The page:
The New York Crimes is a modern radio play written and recorded by Kristen Felicetti. Albert and Wallace Wren are two twentysomething brothers living an aimless existence in Brooklyn, until they are offerered a unique job by Norman Avery, a reclusive writer. Norman hires them to be private investigators for his company, an underground detective agency made up of over-educated and directionless young people in their twenties. As Albert and Wallace investigate their first case, they encounter a variety of New York characters during their adventures. The brothers perform at underground music venues, get in car chases, take acting classes with a vain actress, sneak around a hipster trailer park, all while drinking whiskey, chain smoking, and trying their best to imitate the lifestyle of hard-boiled detectives.Employing a narrator and a serial format, The New York Crimes is a comedy/mystery that references old-time radio plays of the past, but has a contemporary setting, story, and attitude. It features the voices of over twenty actors, music of all eras, many sound effects, and a love for sound in general.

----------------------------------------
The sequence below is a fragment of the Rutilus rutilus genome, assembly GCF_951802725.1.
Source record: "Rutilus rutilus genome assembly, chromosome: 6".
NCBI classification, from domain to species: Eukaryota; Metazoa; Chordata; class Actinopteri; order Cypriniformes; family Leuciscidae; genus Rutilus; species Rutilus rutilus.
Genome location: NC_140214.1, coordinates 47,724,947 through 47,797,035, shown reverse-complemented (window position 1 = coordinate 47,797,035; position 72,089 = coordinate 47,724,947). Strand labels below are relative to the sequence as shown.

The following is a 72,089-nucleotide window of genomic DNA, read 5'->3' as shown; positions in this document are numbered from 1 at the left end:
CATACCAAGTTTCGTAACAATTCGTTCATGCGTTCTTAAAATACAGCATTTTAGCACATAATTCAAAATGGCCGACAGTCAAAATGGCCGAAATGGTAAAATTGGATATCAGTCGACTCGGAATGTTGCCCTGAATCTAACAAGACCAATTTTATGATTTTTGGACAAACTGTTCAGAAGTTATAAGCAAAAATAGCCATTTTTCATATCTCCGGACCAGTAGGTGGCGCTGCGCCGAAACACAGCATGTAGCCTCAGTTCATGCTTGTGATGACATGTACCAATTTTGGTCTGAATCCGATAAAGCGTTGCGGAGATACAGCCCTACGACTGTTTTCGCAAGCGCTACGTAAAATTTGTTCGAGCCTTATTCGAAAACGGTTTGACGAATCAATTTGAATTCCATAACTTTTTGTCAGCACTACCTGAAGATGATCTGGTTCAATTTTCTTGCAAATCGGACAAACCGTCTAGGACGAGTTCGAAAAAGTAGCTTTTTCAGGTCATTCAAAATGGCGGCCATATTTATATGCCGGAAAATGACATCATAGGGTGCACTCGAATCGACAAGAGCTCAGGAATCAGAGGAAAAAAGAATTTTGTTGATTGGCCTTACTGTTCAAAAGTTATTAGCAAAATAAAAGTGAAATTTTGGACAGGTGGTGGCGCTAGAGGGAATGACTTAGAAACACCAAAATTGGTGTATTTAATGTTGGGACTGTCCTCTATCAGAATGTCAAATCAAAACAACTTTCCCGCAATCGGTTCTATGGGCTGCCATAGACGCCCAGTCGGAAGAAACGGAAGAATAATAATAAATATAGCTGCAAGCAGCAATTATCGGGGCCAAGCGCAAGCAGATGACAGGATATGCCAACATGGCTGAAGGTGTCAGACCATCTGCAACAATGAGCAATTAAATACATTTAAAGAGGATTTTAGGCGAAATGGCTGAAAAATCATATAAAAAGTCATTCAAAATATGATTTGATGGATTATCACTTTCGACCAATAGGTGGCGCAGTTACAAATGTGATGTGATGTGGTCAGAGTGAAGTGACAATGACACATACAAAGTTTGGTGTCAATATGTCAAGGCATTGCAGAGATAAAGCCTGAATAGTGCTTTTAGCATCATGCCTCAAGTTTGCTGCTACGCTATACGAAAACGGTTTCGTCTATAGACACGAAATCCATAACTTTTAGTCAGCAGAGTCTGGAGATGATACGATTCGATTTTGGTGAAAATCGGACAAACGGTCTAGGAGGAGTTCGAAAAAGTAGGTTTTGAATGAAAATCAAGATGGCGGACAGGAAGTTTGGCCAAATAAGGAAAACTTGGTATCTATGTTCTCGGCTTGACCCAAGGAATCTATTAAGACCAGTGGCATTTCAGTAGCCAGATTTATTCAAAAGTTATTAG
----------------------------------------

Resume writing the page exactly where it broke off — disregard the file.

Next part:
—-
Illustration by Michele Rosenthal. 

I drew this a while back. I also acted in it.

bushwickreview:

Back in 2012, The Bushwick Review contributors traded in print zines for being a troupe of actors, in this Bushwick homage to Orson Welles’ Mercury Theatre Players. The New York Crimes was an hour-long modern radio play that was broadcast in four parts. Many of its 20+ actors were contributors to The Bushwick Review.